Thursday, December 21, 2017
|"Two roads diverged in a wood, and I—|
|I took the one less traveled by,|
|And that has made all the difference."|
"The Road Not Taken" by Robert Frost
We are all travelers in this journey of life. It seems to me that I've been traveling some pretty busy and clogged highways as of late. You see, I'm constantly on the internet - from email to the web and on every road in between. Perhaps you too.
But, I noticed something extraordinary wonderful this week. The emails have slowed, nearly to a stand still. It's provided me with a very special gift at this holiday time. A chance to reflect, to ponder, to observe, to relate to others, and even an opportunity to settle back and read a real book (one with pages that you turn by hand, almost like those old, very old cars, with cranks to open and close car windows rather than electronic switches that zip windows up and down in a flash).
Interestingly, it seems like too much of a good thing can, well, be too much. And, the internet with its numerous electronic enticements and inducements might just be that good thing that can easily take over our lives.
Obviously, I'm not against the internet. I'm on it right now as I write this blog. But, according to researcher Dr. Steven Illardi at the University of Kansas, too much reliance on technological wizardly can be hazardous to one's well-being:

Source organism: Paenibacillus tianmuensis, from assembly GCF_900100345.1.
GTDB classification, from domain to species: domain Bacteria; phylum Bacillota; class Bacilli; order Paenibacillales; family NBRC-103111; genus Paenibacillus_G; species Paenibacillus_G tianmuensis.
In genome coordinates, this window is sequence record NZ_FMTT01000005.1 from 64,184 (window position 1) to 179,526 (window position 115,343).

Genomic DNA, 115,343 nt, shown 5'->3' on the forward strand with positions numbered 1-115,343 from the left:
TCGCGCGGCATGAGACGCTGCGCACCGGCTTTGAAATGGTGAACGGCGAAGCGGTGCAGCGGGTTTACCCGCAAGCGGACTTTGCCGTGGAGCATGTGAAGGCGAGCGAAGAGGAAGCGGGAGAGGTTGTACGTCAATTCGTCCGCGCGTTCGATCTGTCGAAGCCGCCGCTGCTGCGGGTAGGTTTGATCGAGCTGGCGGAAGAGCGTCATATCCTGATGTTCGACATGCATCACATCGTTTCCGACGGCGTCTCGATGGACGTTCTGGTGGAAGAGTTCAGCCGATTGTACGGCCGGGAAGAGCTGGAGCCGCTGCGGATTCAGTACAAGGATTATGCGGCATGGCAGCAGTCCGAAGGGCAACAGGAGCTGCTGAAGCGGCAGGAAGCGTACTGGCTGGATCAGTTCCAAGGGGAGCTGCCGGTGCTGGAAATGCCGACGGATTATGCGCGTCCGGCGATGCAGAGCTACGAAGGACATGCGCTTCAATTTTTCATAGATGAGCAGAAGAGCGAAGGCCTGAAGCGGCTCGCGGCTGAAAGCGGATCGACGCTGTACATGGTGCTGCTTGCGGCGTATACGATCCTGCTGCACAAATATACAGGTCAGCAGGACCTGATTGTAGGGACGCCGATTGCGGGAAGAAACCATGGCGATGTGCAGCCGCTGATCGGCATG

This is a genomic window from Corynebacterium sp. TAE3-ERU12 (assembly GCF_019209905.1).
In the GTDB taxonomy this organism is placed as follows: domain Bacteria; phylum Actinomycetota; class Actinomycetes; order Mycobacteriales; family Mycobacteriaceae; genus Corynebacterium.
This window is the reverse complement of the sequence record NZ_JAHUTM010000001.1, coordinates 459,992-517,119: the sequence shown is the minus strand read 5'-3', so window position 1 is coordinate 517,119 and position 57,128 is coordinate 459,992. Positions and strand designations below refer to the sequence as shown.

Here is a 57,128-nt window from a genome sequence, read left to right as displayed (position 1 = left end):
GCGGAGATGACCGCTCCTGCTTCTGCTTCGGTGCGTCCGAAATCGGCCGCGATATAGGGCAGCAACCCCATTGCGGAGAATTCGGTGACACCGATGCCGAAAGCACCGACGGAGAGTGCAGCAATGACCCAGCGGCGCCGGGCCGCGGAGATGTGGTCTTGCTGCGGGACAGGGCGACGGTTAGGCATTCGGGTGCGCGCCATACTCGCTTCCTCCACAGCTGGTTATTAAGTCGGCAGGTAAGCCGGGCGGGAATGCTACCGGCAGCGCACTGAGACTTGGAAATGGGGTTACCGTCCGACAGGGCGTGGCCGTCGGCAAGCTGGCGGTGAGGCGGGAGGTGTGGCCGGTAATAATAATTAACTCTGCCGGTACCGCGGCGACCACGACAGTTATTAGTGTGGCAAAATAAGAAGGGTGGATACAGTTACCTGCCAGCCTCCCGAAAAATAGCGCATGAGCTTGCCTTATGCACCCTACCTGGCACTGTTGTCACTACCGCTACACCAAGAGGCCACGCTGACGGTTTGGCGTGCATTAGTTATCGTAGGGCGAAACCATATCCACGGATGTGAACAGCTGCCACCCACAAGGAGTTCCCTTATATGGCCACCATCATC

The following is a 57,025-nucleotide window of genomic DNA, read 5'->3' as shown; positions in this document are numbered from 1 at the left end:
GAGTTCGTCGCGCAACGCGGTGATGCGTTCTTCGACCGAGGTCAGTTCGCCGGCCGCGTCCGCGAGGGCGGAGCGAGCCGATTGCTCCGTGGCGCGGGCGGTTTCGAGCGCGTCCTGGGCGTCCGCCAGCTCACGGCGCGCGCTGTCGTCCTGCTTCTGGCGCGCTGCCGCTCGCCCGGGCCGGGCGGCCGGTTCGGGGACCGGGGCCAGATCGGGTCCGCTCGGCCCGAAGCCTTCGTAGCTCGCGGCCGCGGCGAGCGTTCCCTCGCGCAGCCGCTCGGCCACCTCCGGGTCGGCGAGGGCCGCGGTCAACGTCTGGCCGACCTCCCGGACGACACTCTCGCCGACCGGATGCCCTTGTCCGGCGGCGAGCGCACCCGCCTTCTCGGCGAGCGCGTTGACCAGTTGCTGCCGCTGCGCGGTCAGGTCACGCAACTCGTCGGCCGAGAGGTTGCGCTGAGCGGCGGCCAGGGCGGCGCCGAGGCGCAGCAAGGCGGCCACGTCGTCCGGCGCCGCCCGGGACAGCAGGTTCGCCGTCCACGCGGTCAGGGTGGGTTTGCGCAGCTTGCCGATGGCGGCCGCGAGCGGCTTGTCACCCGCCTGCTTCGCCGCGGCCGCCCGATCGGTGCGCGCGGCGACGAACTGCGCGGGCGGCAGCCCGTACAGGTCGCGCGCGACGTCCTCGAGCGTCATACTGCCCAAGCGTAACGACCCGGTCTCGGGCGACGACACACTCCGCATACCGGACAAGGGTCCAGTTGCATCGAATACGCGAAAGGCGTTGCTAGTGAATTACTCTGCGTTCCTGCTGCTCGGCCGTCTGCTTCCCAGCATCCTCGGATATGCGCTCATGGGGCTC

"Labor-saving inventions, from the Roomba to Netflix spare us the arduous tasks of our grandparents’ generation. But small actions like vacuuming and returning videotapes can have a positive impact on our well-being. Even modest physical activity can mitigate stress and stimulate the brain’s release of dopamine and serotonin—powerful neurotransmitters that help spark motivation and regulate emotions. Remove physical exertion, and our brain’s pleasure centers can go dormant." https://www.wsj.com/articles/why-personal-tech-is-depressing
In the midst of this holiday season, why not take the "road less traveled" by giving yourself a wonderful gift by unplugging from the internet, even if just for one day. But first, let me be frank. Unplugging is not for the faint of heart; it takes purposefully choosing to travel down a different road, which perhaps at first blush, seems like a very lonely and difficult road.
You see, as Dr. Illardi relates, there's a research "study from 2010, in which about 1,000 students at 19 universities around the world pledged to give up all screens for 24 hours. Most students dropped out of the study in a matter of hours, and many reported symptoms of withdrawal associated with substance addiction." In other words, in choosing to take this road less traveled, even for just 24 hours, be ready to be ambushed by your own mind.
But, there's great news for those who kept moving on the "road less traveled" by staying unplugged for 24 hours. As Dr. Illardi states, "[T]hose who pushed through the initial discomfort and completed the experiment discovered a surprising array of benefits: greater calm, less fragmented attention, more meaningful conversations, deeper connections with friends and a greater sense of mindfulness."
So, as I wrap up my final blog of 2017, I'm about to go dark...I'll be shortly turning of the power switches to my computer and my so-called smart phone. At least based on the research, that's a very smart road to travel on. I'd love for you to travel with me and let me know how it goes! (Scott Johns).